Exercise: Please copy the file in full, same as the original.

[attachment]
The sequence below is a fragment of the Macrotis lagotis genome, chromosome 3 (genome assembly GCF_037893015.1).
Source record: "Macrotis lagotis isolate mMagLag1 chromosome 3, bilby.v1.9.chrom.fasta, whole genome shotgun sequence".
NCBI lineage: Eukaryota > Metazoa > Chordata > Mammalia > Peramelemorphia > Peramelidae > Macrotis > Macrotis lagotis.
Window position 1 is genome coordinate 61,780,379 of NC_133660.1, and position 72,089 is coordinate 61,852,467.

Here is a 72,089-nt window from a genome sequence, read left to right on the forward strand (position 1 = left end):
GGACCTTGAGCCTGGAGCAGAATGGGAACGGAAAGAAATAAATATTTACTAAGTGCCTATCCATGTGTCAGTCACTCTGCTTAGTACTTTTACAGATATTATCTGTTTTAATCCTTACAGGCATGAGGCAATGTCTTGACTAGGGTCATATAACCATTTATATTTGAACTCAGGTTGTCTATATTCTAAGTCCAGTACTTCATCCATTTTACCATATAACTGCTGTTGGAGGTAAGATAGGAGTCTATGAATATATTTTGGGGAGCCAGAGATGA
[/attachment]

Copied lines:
The sequence below is a fragment of the Macrotis lagotis genome, chromosome 3 (genome assembly GCF_037893015.1).
Source record: "Macrotis lagotis isolate mMagLag1 chromosome 3, bilby.v1.9.chrom.fasta, whole genome shotgun sequence".
NCBI lineage: Eukaryota > Metazoa > Chordata > Mammalia > Peramelemorphia > Peramelidae > Macrotis > Macrotis lagotis.
Window position 1 is genome coordinate 61,780,379 of NC_133660.1, and position 72,089 is coordinate 61,852,467.

Here is a 72,089-nt window from a genome sequence, read left to right on the forward strand (position 1 = left end):
GGACCTTGAGCCTGGAGCAGAATGGGAACGGAAAGAAATAAATATTTACTAAGTGCCTATCCATGTGTCAGTCACTCTGCTTAGTACTTTTACAGATATTATCTGTTTTAATCCTTACAGGCATGAGGCAATGTCTTGACTAGGGTCATATAACCATTTATATTTGAACTCAGGTTGTCTATATTCTAAGTCCAGTACTTCATCCATTTTACCATATAACTGCTGTTGGAGGTAAGATAGGAGTCTATGAATATATTTTGGGGAGCCAGAGATGA